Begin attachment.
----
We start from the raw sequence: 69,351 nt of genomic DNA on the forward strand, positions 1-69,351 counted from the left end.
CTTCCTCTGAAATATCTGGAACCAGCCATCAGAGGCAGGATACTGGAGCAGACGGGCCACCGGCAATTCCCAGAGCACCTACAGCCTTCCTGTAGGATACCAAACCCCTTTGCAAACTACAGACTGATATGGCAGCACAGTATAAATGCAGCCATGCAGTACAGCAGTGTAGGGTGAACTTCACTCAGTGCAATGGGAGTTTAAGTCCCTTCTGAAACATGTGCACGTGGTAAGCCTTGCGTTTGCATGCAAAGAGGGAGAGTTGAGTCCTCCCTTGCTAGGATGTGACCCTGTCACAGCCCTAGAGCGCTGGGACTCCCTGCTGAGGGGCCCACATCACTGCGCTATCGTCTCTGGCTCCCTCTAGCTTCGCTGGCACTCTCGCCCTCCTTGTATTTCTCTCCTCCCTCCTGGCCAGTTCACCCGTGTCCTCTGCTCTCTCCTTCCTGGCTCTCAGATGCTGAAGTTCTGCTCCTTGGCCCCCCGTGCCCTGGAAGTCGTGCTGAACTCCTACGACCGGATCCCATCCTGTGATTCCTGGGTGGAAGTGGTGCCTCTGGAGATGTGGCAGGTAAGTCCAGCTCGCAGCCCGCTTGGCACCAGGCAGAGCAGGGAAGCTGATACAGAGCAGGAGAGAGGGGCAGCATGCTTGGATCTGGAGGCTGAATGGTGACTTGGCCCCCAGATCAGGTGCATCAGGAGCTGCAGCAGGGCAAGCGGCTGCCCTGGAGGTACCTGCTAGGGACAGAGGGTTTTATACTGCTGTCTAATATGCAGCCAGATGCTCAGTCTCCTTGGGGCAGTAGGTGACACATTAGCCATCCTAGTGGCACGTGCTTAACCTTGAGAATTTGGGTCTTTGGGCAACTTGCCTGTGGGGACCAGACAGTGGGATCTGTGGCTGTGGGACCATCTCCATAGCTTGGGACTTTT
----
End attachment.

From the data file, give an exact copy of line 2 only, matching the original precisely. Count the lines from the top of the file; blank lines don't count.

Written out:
CTTCCTCTGAAATATCTGGAACCAGCCATCAGAGGCAGGATACTGGAGCAGACGGGCCACCGGCAATTCCCAGAGCACCTACAGCCTTCCTGTAGGATACCAAACCCCTTTGCAAACTACAGACTGATATGGCAGCACAGTATAAATGCAGCCATGCAGTACAGCAGTGTAGGGTGAACTTCACTCAGTGCAATGGGAGTTTAAGTCCCTTCTGAAACATGTGCACGTGGTAAGCCTTGCGTTTGCATGCAAAGAGGGAGAGTTGAGTCCTCCCTTGCTAGGATGTGACCCTGTCACAGCCCTAGAGCGCTGGGACTCCCTGCTGAGGGGCCCACATCACTGCGCTATCGTCTCTGGCTCCCTCTAGCTTCGCTGGCACTCTCGCCCTCCTTGTATTTCTCTCCTCCCTCCTGGCCAGTTCACCCGTGTCCTCTGCTCTCTCCTTCCTGGCTCTCAGATGCTGAAGTTCTGCTCCTTGGCCCCCCGTGCCCTGGAAGTCGTGCTGAACTCCTACGACCGGATCCCATCCTGTGATTCCTGGGTGGAAGTGGTGCCTCTGGAGATGTGGCAGGTAAGTCCAGCTCGCAGCCCGCTTGGCACCAGGCAGAGCAGGGAAGCTGATACAGAGCAGGAGAGAGGGGCAGCATGCTTGGATCTGGAGGCTGAATGGTGACTTGGCCCCCAGATCAGGTGCATCAGGAGCTGCAGCAGGGCAAGCGGCTGCCCTGGAGGTACCTGCTAGGGACAGAGGGTTTTATACTGCTGTCTAATATGCAGCCAGATGCTCAGTCTCCTTGGGGCAGTAGGTGACACATTAGCCATCCTAGTGGCACGTGCTTAACCTTGAGAATTTGGGTCTTTGGGCAACTTGCCTGTGGGGACCAGACAGTGGGATCTGTGGCTGTGGGACCATCTCCATAGCTTGGGACTTTT